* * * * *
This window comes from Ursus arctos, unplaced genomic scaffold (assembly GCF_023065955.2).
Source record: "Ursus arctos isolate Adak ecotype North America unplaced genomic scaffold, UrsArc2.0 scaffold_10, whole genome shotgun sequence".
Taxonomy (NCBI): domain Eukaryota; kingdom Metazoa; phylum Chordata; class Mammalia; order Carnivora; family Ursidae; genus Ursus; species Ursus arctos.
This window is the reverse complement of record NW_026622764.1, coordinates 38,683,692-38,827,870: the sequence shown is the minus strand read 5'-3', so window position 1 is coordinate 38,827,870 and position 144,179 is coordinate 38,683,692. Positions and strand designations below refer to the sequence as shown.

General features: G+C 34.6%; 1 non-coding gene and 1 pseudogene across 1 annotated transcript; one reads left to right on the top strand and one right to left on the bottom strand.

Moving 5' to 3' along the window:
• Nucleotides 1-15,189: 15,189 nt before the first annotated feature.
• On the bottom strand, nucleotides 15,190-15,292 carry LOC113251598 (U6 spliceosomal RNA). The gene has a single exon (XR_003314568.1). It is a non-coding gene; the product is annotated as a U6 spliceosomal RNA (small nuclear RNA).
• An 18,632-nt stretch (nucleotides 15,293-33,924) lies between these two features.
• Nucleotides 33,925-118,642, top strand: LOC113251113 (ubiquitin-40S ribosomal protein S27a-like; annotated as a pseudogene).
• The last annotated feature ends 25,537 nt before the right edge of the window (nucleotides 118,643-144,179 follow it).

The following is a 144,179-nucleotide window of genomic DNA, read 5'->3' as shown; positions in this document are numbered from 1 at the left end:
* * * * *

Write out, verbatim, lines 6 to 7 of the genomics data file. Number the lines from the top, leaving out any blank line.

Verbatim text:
Moving 5' to 3' along the window:
• Nucleotides 1-15,189: 15,189 nt before the first annotated feature.